FIRST SECTION

CASE OF AVAKOVA v. RUSSIA

(Application no. 30395/04)

JUDGMENT

STRASBOURG

22 June 2006

FINAL

22/09/2006

This judgment will become final in the circumstances set out in Article 44 § 2 of the Convention. It may be subject to editorial revision.

 

In the case of Avakova v. Russia,

The European Court of Human Rights (First Section), sitting as a Chamber composed of:

Mr C.L. Rozakis, President, 
 Mr L. Loucaides, 
 Mrs F. Tulkens, 
 Mrs N. Vajić, 
 Mr A. Kovler, 
 Mr D. Spielmann, 
 Mr S.E. Jebens, judges, 
and Mr S. Nielsen, Section Registrar,

Having deliberated in private on 1 June 2006,

Delivers the following judgment, which was adopted on that date:

PROCEDURE

1.  The case originated in an application (no. 30395/04) against the Russian Federation lodged with the Court under Article 34 of the Convention for the Protection of Human Rights and Fundamental Freedoms (“the Convention”) by a Russian national, Ms Tamara Tigranovna Avakova (“the applicant”), on 31 July 2004.

2.  The Russian Government (“the Government”) were represented by Mr P. Laptev, Representative of the Russian Federation at the European Court of Human Rights.

3.  On 4 March 2005 the Court decided to communicate the application. Applying Article 29 § 3 of the Convention, it decided to rule on the admissibility and merits of the application at the same time.

THE FACTS

4.  The applicant was born in 1937 and lives in St. Petersburg.

5.  On 1 March 1994 a State-owned construction company “Lengidroenergospetsstroy” (промышленное строительно-монтажное объединение «Ленгидроэнергоспецстрой», hereinafter “LenGESS”) and a private investment company “Severo-Zapadniy Soyuz” (АОЗТ ТПК «Северо-Западный Союз», hereinafter “SZS”) signed a contract, pursuant to which the LenGESS undertook to build a block of flats in St. Petersburg and the SZS was to finance the construction in part. By way of consideration, the SZS was to receive title to a certain number of flats in the completed construction. In order to raise funds, the SZS collected money from private investors who were to become the eventual owners of the flats.

6.  On 21 November 1994 the applicant signed a contract for the purchase of a flat with the SZS.

7.  On 8 December 1995 the applicant paid the stipulated price in full.

8.  It appears that, once the block of flats had been built, the LenGESS refused to transfer the stipulated number of flats to the SZS, claiming that the funding raised by the latter had been insufficient. In December 1997, the SZS sued the LenGESS before the Kuybyshevskiy District Court of St. Petersburg, seeking enforcement of the 1994 contract.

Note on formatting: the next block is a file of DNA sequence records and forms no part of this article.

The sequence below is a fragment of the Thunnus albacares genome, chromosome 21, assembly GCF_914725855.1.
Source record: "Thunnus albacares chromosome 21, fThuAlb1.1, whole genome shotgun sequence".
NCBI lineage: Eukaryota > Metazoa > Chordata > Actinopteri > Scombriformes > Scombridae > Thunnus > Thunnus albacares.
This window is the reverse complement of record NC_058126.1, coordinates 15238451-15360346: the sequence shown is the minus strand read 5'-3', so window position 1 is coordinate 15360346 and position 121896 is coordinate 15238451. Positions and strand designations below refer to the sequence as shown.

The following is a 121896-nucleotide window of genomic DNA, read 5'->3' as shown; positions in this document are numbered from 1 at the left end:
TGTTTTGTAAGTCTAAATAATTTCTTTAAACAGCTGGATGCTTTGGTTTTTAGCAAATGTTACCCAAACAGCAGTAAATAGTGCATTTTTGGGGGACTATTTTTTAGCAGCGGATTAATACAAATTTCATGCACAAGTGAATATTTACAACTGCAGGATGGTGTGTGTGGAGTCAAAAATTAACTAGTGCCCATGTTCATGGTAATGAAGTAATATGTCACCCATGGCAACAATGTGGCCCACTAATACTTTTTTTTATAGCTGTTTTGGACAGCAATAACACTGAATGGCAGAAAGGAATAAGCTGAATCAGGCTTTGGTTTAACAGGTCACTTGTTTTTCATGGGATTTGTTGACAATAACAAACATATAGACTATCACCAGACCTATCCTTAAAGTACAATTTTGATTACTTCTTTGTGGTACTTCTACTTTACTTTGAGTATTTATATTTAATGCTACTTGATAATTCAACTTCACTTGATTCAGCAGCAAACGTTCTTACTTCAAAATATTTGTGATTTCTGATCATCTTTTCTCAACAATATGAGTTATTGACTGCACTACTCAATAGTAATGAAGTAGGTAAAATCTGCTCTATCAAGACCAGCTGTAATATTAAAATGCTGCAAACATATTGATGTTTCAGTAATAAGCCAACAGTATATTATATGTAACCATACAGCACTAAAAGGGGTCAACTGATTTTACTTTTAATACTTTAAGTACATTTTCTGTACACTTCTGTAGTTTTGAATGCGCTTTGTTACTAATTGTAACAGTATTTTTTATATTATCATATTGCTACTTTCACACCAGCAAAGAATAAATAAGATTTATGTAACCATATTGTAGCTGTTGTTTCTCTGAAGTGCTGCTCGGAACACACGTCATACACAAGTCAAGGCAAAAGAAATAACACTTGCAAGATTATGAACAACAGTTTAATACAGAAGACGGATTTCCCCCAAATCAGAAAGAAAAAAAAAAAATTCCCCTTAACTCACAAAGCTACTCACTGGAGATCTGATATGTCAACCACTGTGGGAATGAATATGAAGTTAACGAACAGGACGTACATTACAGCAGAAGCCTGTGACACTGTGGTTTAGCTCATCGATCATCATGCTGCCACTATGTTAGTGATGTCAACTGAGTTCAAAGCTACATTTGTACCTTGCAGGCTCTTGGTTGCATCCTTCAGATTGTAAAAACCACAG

9.  On 5 May 1999, according to the applicant, or on 19 October 1999, according to the Government, the applicant entered the proceedings before the Kuybyshevskiy District Court as a co-plaintiff against the LenGESS, seeking to obtain title to the flat for which she had paid.

10.  On an unspecified date the Kuybyshevskiy District Court fixed a hearing for 24 December 1999, it was subsequently adjourned until 28 February 2000.

11.  On 10 May 2000 the Kuybyshevskiy District Court discontinued the proceedings, finding that it had no jurisdiction to entertain the claim and that the dispute was to be adjudicated by the commercial courts.

12.  On 29 June 2000 the St. Petersburg City Court accepted the appeals by the SZS, the applicant and the other co-plaintiffs, quashed the decision of 10 May 2000 and remitted the matter to the Kuybyshevskiy District Court for examination on the merits. It also issued a “special finding” (частное определение) concerning the judge of the Kuybyshevskiy District Court to whom the case had been assigned, in which it noted her manifest failure to observe the rules of civil procedure as regards compliance with procedural time-limits.

13.  On 17 November 2000, 7 February, 23 March and 1 June 2001 hearings before the Kyubyshevskiy District Court were held.

14.  On 28 September 2001 the Kuybyshevskiy District Court of St. Petersburg delivered the judgment. The claims of all plaintiffs were dismissed on the ground that they had never paid any sums directly to the LenGESS.

15.  The applicant, among others, appealed against the judgment of 28 September 2001.

16.  On an unspecified date the Kuybyshevskiy District Court listed an appeal hearing for 13 November 2001 and sent the case-file to the city court. It appears that the district court had not determined certain issues concerning court fees by 13 November 2001 and for that reason the city court had to adjourn the appeal hearing and send the case-file back to the District Court. A new appeal hearing was fixed for 21 March 2002.

17.  On 21 March 2002 the St. Petersburg City Court quashed the judgment of 28 September 2001 and remitted the case to the Kuybyshevskiy District Court.